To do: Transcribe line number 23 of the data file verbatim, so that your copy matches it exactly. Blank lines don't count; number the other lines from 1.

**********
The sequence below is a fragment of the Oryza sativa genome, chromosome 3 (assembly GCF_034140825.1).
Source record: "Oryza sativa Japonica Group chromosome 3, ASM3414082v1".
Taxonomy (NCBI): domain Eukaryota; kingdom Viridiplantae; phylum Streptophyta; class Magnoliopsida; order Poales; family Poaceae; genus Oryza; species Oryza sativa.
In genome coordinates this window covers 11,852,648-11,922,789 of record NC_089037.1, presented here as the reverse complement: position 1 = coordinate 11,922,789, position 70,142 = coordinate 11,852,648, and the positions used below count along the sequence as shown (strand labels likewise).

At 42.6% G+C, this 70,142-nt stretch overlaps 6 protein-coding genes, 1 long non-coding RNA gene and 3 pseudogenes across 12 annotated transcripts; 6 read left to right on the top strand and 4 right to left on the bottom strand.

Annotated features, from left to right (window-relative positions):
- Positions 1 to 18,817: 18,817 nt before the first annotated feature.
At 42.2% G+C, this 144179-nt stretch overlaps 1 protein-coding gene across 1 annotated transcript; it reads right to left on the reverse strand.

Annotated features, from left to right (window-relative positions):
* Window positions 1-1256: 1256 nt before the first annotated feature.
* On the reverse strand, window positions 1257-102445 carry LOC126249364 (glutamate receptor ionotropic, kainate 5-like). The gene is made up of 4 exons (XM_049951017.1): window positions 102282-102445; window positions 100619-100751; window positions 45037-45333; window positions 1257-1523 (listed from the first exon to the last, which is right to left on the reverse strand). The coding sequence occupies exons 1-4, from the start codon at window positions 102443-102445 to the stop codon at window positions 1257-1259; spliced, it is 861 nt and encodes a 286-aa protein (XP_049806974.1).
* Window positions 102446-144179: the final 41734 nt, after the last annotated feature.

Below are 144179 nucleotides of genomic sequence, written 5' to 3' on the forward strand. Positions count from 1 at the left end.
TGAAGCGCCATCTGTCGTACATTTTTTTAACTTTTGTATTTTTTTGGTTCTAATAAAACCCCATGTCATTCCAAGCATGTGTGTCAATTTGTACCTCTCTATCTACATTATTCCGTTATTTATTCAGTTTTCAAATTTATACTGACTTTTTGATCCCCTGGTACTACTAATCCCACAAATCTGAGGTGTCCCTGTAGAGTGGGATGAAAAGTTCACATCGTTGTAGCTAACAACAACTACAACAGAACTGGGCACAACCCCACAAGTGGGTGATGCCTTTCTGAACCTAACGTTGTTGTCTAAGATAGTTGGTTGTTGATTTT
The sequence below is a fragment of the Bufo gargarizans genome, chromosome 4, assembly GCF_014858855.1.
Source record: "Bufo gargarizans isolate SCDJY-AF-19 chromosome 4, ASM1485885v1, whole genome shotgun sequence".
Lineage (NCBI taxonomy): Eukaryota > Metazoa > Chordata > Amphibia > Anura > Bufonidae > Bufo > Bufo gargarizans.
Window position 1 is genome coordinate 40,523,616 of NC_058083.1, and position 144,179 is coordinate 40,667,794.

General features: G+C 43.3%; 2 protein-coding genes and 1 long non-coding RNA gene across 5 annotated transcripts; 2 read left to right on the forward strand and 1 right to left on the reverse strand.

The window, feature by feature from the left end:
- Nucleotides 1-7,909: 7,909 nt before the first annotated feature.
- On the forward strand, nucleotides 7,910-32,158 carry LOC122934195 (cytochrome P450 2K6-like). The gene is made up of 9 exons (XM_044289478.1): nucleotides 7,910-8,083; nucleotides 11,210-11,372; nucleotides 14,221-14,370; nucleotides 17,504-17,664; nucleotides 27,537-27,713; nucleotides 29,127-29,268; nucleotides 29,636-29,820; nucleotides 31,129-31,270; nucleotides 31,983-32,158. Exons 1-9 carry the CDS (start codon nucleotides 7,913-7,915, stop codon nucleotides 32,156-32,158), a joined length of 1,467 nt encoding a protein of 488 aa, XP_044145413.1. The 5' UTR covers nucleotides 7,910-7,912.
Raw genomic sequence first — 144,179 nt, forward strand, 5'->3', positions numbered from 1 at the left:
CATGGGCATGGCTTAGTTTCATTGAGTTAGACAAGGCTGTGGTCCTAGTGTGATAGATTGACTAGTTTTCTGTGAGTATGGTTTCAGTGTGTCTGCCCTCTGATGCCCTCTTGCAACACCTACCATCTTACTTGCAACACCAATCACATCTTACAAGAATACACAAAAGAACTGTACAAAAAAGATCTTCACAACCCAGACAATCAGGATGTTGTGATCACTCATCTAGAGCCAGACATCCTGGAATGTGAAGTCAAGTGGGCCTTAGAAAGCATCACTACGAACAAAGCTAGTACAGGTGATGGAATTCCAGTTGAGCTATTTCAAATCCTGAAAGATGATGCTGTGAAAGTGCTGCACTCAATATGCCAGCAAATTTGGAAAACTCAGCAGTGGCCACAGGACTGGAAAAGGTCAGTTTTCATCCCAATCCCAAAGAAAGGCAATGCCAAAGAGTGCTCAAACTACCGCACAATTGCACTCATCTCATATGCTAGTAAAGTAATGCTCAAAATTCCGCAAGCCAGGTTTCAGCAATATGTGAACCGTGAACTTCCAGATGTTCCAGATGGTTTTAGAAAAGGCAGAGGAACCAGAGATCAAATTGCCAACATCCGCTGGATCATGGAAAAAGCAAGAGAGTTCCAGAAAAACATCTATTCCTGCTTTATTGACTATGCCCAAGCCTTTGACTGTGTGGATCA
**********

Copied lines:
Raw genomic sequence first — 144,179 nt, forward strand, 5'->3', positions numbered from 1 at the left: